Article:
By April McCarthy
Guest Writer for Wake Up World
Ninety three percent of wild medicinal plants used for making ayurvedic medicines are endangered and efforts are being made to relocate them from their usual habitat to protect them. The threat to the plants came to the fore in an assessment exercise in different states carried out by the Botanical Survey of India.
Researchers have recently found that extinction rates are currently 1000 times higher than normal due to deforestation, changes in climate, and the depletion of ocean fisheries.
The assessments were done for a total of 359 prioritized wild medicinal plant species. Out of this, 335 have been assigned Red List status ranging from critically endangered, endangered, vulnerable to near-threatened.
In addition, a total of 15 such species recorded in trade have been found threatened, officials in the health ministry’s Ayush department said.
Some of the rare plants reported to be threatened, have been relocated during the last decade, including Utleria Salicifolia and Hydnocarpus Pentandra in Western Ghats, Gymnocladus Assamicus and Begonia Tessaricarpa from Arunachal Pradesh and Agapetes Smithiana in Sikkim.
The assessments have involved conducting Conservation Assessment and Management Prioritisation using International Union for Conservation of Nature and Natural Resources (IUCN) Red List Categories.
The IUCN Global Species Programme working with the IUCN Species Survival Commission (SSC) has been assessing the conservation status of species, subspecies, varieties, and even selected subpopulations on a global scale for the past 50 years in order to highlight taxa threatened with extinction, and thereby promote their conservation.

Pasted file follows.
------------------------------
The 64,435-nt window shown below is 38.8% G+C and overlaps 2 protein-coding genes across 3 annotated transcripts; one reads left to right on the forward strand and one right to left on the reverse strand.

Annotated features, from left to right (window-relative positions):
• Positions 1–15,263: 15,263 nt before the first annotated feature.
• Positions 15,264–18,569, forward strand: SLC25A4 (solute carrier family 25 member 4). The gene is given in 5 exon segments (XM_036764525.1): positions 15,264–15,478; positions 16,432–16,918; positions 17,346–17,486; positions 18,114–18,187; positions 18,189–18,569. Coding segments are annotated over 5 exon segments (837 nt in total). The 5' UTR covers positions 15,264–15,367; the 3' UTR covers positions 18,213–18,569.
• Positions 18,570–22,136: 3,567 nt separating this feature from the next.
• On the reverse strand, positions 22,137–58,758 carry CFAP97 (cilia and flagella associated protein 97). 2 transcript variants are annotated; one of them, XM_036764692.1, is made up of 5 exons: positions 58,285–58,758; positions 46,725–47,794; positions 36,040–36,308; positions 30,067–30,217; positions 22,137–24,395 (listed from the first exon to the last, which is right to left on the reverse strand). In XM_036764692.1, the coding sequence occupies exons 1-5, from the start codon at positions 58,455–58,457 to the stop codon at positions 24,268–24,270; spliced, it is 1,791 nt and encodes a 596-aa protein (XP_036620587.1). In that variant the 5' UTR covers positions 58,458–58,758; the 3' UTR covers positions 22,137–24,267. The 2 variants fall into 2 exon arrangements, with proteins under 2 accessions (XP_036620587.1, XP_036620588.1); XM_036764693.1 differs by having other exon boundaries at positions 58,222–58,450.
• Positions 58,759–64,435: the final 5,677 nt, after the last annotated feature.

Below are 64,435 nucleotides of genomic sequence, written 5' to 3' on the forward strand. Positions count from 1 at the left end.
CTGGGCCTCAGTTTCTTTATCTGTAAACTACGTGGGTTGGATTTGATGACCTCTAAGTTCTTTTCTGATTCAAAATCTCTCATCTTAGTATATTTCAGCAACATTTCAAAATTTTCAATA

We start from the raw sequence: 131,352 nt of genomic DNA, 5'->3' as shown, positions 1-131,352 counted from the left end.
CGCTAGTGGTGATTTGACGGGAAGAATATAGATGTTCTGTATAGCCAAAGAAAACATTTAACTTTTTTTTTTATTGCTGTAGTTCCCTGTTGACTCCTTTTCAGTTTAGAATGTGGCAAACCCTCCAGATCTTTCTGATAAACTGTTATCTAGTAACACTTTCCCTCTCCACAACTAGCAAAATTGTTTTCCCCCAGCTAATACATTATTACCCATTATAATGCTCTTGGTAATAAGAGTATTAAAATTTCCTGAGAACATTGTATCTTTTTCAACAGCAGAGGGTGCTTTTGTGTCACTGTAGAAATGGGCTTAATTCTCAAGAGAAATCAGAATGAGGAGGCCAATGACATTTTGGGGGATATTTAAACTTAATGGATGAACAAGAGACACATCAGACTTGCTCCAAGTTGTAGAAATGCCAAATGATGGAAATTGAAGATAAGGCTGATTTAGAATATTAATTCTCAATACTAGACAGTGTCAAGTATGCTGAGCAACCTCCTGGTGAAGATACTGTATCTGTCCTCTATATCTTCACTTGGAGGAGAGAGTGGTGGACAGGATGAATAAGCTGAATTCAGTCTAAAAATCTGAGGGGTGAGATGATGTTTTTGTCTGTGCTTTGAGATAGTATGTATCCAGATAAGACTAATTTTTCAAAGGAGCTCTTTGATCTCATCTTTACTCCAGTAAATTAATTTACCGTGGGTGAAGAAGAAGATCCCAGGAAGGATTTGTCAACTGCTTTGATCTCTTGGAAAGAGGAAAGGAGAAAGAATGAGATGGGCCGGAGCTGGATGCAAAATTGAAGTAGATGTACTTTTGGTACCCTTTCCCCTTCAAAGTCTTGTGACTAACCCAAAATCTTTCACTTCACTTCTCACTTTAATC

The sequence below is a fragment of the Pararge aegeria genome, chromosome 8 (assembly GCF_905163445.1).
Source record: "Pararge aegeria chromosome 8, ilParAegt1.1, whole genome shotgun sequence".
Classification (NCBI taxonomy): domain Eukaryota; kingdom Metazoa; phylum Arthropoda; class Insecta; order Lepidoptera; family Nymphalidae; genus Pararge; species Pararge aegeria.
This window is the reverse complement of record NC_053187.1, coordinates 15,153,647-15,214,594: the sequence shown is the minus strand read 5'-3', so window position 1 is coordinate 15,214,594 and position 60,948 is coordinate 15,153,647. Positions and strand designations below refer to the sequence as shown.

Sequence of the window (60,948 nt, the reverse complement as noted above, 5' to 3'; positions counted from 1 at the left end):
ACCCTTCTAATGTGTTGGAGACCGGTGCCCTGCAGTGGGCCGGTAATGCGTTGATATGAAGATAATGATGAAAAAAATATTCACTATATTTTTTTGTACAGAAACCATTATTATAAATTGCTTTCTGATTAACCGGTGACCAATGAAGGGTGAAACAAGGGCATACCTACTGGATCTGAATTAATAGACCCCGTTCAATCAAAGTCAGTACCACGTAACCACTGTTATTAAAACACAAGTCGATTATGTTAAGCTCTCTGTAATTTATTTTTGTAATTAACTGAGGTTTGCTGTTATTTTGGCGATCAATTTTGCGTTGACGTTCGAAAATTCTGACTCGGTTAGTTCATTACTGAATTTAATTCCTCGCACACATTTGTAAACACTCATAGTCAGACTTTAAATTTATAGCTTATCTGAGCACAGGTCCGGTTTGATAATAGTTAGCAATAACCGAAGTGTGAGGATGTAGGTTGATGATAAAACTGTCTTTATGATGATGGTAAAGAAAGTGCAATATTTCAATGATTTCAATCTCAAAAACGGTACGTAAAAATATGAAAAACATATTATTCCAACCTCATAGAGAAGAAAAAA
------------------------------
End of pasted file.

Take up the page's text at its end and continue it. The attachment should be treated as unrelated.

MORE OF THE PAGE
The officials said the medicinal plant resources are threatened by over exploitation to meet the demand of herbal industries.
As per the information received from the Ministry of Environment and Forests in India, about 95 percent of such plants are harvested from the wild, primarily from forests.
The National Medicinal Plants Board constituted in November 2000, has been implementing a Central sector scheme for development and cultivation of medicinal plants since 2000-01.
This scheme was revised and renamed as “Central Sector Scheme for Conservation, Development and Sustainable Management of Medicinal Plants” during 2008-09.
States forest departments have been given assistance for protection and propagation of such endangered species, especially used by the herbal industries.
Projects for setting up of 29 Medicinal Plants Conservation Areas (MPCAs) have also been implemented in the states covering mainly the medicinal plants viz Asoka, Guggal and Dashmool varieties.
In addition, a new “Centrally Sponsored Scheme of National Mission on Medicinal Plants” with a large outlay has been implemented since 2008-09 by National Medicinal Plants Board. A total of 24 states have been covered under the scheme.
The IUCN Global Species Programme maintains the information behind The IUCN Red List in a centralized database as part of the Species Information Service (SIS).
Updated October 2014
Previous articles by April:
- Do You Have a Sleep Disorder? Discover The Best Foods to Promote Sleep
- Plants Are Far More Intelligent Than We Ever Assumed
- The Secrets of Food Marketing and How You’re Being Fooled By Advertising
- Scientists Find That The Human Body Kills Spontaneous Cancers Daily
- Mobile Phone Use in Children and Teens Translates to 5 Times Increase in Brain Cancer Rates
- 14 Things People Probably Do Not Want To Know About Their Favorite Foods
About the author:
April McCarthy is a community journalist playing an active role reporting and analyzing world events to advance our health and eco-friendly initiatives.
This article was reposted with the express permission of the good folks at preventdisease.com